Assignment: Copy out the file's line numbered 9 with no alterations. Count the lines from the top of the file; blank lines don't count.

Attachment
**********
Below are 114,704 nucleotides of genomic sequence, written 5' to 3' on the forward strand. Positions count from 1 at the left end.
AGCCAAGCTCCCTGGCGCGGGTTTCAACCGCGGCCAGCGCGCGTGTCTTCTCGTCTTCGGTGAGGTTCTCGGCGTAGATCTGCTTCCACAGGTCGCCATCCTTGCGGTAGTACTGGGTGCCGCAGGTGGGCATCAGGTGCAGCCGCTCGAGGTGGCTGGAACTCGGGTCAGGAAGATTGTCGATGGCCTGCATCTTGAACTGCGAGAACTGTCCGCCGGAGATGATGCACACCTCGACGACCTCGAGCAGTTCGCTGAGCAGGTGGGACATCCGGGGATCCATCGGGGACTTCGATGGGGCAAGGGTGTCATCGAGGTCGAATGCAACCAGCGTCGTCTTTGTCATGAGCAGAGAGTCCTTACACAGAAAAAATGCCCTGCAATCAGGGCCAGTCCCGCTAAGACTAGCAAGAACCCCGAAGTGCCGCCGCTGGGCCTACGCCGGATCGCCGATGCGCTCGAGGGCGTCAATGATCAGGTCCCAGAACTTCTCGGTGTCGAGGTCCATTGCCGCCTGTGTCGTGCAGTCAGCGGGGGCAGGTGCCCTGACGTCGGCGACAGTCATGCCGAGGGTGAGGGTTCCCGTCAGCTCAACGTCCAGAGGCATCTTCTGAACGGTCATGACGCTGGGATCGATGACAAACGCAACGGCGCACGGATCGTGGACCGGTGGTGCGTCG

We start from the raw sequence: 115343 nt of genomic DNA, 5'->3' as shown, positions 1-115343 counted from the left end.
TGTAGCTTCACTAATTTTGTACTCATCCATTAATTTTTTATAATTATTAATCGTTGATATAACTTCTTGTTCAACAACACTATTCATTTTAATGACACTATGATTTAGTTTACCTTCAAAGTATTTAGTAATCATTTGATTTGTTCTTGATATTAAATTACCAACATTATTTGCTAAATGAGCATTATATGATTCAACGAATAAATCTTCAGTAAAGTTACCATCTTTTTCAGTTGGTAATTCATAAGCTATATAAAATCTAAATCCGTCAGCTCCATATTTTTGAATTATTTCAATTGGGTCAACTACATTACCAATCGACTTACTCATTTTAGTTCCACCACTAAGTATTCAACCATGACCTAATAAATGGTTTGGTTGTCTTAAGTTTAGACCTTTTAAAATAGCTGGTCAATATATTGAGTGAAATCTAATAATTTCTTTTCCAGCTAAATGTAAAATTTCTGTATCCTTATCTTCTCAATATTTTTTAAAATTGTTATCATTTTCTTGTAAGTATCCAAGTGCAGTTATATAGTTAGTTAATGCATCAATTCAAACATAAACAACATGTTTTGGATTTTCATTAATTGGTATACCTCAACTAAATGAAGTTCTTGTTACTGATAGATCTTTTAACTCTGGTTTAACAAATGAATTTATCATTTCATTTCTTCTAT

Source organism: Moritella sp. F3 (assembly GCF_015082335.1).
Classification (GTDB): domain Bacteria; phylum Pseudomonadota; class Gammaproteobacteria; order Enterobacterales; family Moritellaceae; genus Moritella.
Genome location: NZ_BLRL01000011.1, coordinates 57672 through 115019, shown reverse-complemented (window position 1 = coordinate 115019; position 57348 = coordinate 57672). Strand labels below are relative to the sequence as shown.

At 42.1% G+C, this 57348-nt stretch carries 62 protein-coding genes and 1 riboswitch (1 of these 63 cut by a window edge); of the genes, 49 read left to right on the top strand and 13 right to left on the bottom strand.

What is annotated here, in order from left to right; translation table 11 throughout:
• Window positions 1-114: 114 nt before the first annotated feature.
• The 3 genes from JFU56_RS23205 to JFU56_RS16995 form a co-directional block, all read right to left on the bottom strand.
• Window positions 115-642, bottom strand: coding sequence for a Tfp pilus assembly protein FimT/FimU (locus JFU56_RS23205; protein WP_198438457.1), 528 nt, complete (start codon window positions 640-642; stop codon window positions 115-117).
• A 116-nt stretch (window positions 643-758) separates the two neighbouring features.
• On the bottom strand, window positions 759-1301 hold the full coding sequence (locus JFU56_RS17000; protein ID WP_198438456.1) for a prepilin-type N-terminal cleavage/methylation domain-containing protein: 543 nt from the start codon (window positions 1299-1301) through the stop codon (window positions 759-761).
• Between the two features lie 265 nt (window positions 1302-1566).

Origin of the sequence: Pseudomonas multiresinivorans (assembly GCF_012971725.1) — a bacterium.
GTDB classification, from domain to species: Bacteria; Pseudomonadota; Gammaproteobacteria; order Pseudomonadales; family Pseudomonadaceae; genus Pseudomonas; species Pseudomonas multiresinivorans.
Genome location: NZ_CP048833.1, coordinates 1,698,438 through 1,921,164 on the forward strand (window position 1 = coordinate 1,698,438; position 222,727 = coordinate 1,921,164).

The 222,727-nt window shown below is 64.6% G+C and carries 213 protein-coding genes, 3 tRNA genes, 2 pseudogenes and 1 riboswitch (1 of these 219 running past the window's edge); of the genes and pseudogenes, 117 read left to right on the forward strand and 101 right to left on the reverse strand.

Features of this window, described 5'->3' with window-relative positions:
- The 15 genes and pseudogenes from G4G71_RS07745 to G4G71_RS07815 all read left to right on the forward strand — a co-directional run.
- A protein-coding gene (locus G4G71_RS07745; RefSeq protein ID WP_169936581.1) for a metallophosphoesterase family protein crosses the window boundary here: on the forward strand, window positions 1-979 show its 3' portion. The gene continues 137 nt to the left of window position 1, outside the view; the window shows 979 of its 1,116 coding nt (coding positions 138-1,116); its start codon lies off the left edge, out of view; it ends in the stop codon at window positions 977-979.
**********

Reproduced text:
What is annotated here, in order from left to right; translation table 11 throughout: